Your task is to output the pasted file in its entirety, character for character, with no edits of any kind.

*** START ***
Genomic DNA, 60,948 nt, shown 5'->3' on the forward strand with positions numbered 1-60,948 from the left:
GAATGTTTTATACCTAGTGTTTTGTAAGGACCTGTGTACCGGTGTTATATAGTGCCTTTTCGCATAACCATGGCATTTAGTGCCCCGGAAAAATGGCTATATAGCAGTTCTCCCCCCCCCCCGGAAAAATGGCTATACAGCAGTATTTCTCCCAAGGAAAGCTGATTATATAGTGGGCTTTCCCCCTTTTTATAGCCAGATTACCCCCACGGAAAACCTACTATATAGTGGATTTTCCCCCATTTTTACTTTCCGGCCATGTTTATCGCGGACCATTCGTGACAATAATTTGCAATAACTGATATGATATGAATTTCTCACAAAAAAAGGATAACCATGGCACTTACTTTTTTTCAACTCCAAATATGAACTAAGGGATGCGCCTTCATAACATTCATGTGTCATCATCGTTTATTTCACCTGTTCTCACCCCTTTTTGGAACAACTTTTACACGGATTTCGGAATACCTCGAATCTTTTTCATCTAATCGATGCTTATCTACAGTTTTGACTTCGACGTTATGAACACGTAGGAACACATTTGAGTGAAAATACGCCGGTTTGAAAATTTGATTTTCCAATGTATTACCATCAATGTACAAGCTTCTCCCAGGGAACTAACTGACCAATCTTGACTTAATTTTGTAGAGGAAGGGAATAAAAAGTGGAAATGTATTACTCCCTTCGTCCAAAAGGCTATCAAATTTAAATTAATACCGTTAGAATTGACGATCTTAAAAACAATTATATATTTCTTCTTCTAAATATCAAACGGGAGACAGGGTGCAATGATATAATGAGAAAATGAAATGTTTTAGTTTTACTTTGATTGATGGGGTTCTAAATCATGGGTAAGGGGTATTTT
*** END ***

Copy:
Genomic DNA, 60,948 nt, shown 5'->3' on the forward strand with positions numbered 1-60,948 from the left:
GAATGTTTTATACCTAGTGTTTTGTAAGGACCTGTGTACCGGTGTTATATAGTGCCTTTTCGCATAACCATGGCATTTAGTGCCCCGGAAAAATGGCTATATAGCAGTTCTCCCCCCCCCCCGGAAAAATGGCTATACAGCAGTATTTCTCCCAAGGAAAGCTGATTATATAGTGGGCTTTCCCCCTTTTTATAGCCAGATTACCCCCACGGAAAACCTACTATATAGTGGATTTTCCCCCATTTTTACTTTCCGGCCATGTTTATCGCGGACCATTCGTGACAATAATTTGCAATAACTGATATGATATGAATTTCTCACAAAAAAAGGATAACCATGGCACTTACTTTTTTTCAACTCCAAATATGAACTAAGGGATGCGCCTTCATAACATTCATGTGTCATCATCGTTTATTTCACCTGTTCTCACCCCTTTTTGGAACAACTTTTACACGGATTTCGGAATACCTCGAATCTTTTTCATCTAATCGATGCTTATCTACAGTTTTGACTTCGACGTTATGAACACGTAGGAACACATTTGAGTGAAAATACGCCGGTTTGAAAATTTGATTTTCCAATGTATTACCATCAATGTACAAGCTTCTCCCAGGGAACTAACTGACCAATCTTGACTTAATTTTGTAGAGGAAGGGAATAAAAAGTGGAAATGTATTACTCCCTTCGTCCAAAAGGCTATCAAATTTAAATTAATACCGTTAGAATTGACGATCTTAAAAACAATTATATATTTCTTCTTCTAAATATCAAACGGGAGACAGGGTGCAATGATATAATGAGAAAATGAAATGTTTTAGTTTTACTTTGATTGATGGGGTTCTAAATCATGGGTAAGGGGTATTTT